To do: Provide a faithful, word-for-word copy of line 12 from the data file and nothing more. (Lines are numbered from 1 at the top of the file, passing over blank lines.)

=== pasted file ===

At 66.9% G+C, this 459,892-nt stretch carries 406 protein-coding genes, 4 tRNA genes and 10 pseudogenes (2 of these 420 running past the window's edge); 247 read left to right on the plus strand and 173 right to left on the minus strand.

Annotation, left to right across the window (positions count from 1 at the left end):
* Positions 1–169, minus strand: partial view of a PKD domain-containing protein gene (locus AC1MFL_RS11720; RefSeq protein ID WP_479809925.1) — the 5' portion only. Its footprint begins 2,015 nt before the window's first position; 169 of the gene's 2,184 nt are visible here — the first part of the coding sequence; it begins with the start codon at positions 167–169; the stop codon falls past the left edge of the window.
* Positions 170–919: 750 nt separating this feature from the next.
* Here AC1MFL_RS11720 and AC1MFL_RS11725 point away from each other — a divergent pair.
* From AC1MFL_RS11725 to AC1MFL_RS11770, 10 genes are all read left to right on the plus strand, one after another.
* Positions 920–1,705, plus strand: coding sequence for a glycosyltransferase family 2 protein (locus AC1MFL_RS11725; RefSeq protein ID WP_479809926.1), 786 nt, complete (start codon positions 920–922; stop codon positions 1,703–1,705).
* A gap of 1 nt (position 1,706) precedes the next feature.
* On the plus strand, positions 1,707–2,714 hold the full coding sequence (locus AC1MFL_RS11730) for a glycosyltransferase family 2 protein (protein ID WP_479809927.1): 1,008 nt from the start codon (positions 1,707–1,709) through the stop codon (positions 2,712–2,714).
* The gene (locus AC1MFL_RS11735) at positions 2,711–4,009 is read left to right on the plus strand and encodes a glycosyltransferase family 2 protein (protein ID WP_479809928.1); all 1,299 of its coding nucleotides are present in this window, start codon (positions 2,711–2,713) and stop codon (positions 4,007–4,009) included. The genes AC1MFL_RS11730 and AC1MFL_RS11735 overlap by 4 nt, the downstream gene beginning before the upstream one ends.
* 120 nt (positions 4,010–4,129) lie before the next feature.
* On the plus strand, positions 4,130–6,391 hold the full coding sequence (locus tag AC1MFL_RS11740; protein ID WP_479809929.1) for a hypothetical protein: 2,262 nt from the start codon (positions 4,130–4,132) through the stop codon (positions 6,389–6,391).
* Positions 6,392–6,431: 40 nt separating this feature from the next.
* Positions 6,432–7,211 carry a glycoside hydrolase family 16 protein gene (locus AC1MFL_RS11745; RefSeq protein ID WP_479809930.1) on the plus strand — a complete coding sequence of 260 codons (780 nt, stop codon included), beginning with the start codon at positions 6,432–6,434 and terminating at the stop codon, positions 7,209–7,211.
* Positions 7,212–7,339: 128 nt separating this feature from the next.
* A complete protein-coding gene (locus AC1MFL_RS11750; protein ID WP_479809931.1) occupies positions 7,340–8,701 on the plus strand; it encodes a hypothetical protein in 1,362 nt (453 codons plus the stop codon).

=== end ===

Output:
* On the plus strand, positions 4,130–6,391 hold the full coding sequence (locus tag AC1MFL_RS11740; protein ID WP_479809929.1) for a hypothetical protein: 2,262 nt from the start codon (positions 4,130–4,132) through the stop codon (positions 6,389–6,391).